The Dutch have an expression which (translated) goes something like this: “When you get shaved (at the barber’s), you have to sit still.”
I suppose I have a bit of this now — the feeling of being shaved. And, well, I try to sit still accordingly.
The barber is shaving off my beard, is repeatedly putting his knife on my throat, sliding it gently, and he’s cheerfully having professional small-talk with me. I try not to move, because I don’t want him to make a mistake. It also gives me some time to think through the state of affairs and my “sins.”
Too much has happened in the past two years. The world seems to be in a continuous, anxious flux, and I wonder when this all ends. The Coronavirus pandemic, the war in Ukraine, the inflation, the renewed separation of the world in political, ideological blocks, the draughts and floods, the rise of autocratic, authoritarian, populist, nationalist and far-right regimes, well, it can’t really make a person very happy.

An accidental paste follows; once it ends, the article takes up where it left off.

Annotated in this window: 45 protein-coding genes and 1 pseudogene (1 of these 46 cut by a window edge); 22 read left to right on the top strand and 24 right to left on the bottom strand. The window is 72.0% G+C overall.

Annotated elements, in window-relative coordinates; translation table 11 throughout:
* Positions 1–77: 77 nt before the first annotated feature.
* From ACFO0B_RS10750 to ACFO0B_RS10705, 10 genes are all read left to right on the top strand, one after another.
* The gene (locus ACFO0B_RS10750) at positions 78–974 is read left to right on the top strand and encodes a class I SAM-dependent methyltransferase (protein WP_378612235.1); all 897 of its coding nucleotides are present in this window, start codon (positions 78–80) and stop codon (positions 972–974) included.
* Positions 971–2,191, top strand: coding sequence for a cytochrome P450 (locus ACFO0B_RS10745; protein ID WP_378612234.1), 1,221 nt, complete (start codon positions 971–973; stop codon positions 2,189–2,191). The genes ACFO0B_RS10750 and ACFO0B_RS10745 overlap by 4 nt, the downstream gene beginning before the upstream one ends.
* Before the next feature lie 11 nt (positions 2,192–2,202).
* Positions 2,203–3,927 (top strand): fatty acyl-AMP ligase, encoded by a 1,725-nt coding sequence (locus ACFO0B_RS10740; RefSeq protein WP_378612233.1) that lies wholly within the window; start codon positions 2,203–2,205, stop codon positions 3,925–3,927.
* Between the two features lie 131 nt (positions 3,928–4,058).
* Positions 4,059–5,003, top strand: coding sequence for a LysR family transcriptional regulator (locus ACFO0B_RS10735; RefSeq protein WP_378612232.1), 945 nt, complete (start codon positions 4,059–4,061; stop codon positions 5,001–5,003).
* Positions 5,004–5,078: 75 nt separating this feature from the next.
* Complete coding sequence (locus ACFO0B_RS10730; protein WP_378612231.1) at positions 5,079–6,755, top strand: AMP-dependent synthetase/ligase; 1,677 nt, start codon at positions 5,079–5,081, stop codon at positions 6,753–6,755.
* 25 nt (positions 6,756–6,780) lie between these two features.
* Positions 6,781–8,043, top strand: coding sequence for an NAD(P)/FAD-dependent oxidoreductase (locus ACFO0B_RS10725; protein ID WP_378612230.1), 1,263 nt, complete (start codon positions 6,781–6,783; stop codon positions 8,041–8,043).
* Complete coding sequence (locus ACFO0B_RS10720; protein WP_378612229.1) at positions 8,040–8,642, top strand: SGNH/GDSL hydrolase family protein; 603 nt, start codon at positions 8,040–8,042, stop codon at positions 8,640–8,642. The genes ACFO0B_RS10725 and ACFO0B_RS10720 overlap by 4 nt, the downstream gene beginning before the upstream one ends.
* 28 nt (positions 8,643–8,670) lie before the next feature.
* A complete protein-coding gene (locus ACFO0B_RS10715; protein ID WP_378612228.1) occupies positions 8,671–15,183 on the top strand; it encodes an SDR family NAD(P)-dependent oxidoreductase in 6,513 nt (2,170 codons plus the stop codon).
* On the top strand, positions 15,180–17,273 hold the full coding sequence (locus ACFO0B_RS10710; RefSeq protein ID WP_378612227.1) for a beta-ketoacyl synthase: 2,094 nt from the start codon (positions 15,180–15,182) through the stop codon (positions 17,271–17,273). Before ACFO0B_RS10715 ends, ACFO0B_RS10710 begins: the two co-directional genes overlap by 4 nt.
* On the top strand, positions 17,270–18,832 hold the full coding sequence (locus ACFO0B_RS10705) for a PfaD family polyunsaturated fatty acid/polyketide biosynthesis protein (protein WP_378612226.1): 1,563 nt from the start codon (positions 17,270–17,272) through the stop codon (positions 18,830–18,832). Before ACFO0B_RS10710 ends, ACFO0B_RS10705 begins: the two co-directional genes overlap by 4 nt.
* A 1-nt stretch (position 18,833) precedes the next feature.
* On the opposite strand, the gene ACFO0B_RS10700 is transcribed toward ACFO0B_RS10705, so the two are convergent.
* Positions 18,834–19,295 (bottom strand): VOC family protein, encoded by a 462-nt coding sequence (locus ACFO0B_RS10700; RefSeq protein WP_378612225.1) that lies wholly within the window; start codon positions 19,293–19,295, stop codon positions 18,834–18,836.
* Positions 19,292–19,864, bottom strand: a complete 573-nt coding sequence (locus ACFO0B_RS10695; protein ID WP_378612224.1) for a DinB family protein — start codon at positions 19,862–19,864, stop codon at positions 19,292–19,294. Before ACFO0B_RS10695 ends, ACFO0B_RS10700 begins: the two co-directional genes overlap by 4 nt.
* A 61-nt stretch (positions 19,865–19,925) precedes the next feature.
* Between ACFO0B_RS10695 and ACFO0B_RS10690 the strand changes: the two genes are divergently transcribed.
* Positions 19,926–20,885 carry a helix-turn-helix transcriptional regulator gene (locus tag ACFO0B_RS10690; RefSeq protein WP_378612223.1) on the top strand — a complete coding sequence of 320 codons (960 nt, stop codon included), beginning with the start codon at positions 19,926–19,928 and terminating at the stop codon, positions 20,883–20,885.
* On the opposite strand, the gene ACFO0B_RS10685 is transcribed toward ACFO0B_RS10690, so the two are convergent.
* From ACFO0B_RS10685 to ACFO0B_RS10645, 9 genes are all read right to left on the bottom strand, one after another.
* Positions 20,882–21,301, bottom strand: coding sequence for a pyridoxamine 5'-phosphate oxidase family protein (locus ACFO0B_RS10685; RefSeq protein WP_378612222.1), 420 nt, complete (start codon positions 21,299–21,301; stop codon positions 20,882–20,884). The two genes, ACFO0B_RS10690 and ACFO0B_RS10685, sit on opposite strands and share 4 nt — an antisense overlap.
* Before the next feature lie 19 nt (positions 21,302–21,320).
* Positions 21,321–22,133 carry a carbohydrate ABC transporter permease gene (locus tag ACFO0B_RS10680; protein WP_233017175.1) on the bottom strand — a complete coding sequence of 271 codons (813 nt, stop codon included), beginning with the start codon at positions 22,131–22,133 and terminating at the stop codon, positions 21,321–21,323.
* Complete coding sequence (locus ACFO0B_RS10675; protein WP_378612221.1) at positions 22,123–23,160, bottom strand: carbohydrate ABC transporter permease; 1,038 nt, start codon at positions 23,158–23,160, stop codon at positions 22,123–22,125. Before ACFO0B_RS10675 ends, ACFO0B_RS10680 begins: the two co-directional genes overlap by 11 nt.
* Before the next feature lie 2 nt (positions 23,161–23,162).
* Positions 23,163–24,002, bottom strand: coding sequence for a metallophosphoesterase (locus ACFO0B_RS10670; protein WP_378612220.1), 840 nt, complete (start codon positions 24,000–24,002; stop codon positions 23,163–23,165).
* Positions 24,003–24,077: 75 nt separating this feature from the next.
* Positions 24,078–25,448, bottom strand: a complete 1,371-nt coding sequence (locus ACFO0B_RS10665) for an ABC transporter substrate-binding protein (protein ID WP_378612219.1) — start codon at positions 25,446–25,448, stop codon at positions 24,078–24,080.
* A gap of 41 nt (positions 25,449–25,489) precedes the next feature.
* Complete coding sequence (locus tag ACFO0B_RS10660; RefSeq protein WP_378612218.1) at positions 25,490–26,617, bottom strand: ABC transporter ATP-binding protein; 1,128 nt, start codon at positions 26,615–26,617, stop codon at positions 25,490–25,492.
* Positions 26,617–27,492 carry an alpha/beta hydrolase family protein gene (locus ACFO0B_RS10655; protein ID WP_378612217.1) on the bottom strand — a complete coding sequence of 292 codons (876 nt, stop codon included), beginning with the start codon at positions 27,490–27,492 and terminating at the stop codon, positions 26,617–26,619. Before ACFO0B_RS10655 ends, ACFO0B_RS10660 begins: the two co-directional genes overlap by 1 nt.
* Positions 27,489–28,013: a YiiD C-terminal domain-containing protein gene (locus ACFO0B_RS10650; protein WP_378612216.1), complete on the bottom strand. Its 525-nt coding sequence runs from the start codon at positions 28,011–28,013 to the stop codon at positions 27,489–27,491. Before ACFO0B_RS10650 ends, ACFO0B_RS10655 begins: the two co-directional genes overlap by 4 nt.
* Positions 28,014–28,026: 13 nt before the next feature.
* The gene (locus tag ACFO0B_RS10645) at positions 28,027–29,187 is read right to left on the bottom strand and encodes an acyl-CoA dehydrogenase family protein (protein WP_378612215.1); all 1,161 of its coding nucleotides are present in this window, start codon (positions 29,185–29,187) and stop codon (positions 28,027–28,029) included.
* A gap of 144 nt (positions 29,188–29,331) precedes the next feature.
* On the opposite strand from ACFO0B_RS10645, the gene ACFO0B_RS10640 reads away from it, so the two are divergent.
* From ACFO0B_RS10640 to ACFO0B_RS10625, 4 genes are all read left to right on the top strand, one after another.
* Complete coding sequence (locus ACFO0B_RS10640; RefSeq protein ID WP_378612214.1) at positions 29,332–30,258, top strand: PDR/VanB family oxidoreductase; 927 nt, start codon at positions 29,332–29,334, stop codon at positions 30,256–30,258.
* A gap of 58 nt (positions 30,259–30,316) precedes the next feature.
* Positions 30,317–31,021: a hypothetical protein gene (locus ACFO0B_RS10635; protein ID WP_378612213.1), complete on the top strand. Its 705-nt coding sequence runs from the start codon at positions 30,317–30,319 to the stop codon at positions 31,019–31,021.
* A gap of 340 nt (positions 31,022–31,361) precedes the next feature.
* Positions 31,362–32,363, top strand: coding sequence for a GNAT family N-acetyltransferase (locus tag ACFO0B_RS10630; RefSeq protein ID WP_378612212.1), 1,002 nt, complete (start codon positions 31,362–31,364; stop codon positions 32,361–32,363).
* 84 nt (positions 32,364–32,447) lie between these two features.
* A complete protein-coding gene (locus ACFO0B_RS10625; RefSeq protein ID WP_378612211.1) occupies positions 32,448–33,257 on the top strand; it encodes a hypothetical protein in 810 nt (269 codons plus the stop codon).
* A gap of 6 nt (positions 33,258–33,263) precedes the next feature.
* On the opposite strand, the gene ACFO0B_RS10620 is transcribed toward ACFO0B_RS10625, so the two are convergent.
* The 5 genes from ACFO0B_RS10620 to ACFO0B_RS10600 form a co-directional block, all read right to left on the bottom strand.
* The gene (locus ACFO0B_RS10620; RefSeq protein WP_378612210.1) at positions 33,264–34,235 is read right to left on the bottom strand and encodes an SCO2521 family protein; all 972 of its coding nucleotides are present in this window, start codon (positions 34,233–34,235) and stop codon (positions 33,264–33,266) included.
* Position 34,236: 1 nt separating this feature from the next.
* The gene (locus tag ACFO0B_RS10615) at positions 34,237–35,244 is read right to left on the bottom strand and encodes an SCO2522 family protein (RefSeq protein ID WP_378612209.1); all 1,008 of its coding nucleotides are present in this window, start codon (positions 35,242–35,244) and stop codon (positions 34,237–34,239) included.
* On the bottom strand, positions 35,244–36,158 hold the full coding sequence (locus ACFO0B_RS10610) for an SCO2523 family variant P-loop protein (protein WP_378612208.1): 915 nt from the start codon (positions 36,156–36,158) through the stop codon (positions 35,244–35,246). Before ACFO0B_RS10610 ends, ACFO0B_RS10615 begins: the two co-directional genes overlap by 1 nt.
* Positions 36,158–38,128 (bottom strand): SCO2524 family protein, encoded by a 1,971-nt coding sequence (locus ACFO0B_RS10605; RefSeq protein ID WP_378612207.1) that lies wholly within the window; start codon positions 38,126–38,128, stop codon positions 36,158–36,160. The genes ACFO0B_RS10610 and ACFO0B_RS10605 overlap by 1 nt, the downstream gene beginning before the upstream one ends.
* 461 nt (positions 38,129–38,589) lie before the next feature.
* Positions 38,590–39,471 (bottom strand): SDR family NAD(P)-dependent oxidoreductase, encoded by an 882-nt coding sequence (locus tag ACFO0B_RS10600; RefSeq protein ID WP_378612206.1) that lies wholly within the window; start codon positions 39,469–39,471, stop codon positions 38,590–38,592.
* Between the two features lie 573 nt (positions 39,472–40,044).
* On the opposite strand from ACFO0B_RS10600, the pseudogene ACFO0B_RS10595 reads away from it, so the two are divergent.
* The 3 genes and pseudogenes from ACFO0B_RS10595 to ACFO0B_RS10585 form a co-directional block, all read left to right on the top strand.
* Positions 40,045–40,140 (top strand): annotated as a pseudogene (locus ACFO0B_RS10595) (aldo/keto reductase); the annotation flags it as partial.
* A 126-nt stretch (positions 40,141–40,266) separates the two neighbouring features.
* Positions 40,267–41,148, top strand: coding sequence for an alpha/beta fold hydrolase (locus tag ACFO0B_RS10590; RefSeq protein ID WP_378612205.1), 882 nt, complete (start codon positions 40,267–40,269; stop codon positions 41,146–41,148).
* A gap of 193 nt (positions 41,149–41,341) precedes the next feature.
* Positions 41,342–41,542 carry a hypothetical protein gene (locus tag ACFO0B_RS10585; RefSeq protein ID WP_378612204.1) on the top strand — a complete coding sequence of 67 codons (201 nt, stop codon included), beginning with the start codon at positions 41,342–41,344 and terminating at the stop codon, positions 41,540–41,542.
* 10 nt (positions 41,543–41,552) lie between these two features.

And although, on a more personal level, there’s some peace of mind now, that doesn’t mean that the outer movements have stopped. On the contrary. It seems there’s a new dynamic, one that urges me to change things, especially of what I’ve found to be true and authentic.
And thus I try to sit still, because I know a volcano is brooding, smothering, is actually about to explode right there under my buttocks. I try to sit still, and I try to get to the bottom of this. To think things through thoroughly.
The barber puts on a smile, but he’s merciless. He will go on until he’s finished. He will shave me until all is gone, showing me the face of things.
And it’s up to me to make it either a bloody spectacle, or a smooth operation.